A similar thing happens when I tell people that they can learn to stop giving meaning to events.

One person asked: Won’t that lead to people becoming sociopaths? What he meant was: if you have no feelings, won’t you stop caring about other people? Won’t you lose all sense of morality? Again, the answer is no.

Not giving an arbitrary meaning to moment-to-moment events does not affect your values at all. You can still value human life and have a desire to alleviate the suffering of others.

In addition, you do not need meaning to get you to take action. If you lose your job, you don’t need to assume it means that you will not be able to pay your bills, that you will lose your home, that you will never get another job, etc. in order to start looking for a new job.

In fact, you will be better able to create strategies for finding a new job if you are not overwhelmed with the fear that would result from such occurrings.

How can I decide what to do without any meaning?

But if nature built a meaning-making mechanism into us because we need to know if what we encounter in reality is conducive to or threatens our survival, how will we be able to survive if we stop making meaning?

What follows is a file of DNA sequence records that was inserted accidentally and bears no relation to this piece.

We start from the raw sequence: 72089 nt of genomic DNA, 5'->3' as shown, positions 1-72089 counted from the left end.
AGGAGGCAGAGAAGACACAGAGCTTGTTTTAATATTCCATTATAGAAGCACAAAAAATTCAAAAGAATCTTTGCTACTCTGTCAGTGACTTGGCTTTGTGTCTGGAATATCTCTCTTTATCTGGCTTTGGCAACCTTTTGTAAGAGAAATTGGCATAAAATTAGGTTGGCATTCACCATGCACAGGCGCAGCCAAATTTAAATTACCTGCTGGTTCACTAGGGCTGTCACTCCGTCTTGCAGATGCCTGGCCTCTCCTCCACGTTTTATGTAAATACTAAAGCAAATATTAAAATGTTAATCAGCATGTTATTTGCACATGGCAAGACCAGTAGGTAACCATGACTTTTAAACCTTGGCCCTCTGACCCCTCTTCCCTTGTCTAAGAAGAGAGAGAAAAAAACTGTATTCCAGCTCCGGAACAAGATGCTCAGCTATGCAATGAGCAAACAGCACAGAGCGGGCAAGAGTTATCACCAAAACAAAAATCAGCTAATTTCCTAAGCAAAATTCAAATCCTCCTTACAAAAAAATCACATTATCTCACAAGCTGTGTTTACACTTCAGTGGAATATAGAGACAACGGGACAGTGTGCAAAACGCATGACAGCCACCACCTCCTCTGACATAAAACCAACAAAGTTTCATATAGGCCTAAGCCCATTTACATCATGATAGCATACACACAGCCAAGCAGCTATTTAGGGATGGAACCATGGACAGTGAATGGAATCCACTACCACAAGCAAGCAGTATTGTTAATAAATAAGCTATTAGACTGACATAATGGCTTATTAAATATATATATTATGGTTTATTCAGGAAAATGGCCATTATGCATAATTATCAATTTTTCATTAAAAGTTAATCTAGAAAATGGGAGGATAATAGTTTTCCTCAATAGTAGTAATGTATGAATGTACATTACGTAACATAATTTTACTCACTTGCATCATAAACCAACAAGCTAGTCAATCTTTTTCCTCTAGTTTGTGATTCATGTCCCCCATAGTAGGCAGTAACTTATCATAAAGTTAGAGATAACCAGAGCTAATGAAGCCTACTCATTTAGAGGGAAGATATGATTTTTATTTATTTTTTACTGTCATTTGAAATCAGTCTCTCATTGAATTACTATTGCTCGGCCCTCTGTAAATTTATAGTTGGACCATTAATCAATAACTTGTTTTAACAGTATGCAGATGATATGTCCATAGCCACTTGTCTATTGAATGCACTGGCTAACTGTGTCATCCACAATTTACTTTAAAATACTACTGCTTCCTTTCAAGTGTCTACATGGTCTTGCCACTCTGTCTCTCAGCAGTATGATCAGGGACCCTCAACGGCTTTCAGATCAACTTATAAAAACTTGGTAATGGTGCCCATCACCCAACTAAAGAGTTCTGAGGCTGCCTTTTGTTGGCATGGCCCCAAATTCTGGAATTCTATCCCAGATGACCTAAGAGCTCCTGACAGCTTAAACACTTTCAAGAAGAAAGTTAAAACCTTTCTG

There is a significant difference between making reasonable assumptions that we know are assumptions and that we continually check for accuracy, and unknowingly giving meaning to an event and then thinking that the way the event occurred to us is what actually happened.

We can never be better off by being blind to what actually is.

Automatic meaning-making might be useful in a world where real danger lurks beneath every bush, where a saber-tooth tiger might jump out at you at any moment.

In such a world, we need to automatically give meaning to events and respond without conscious thought.

We are better being safe than sorry and assuming the worst will probably save our lives at some point.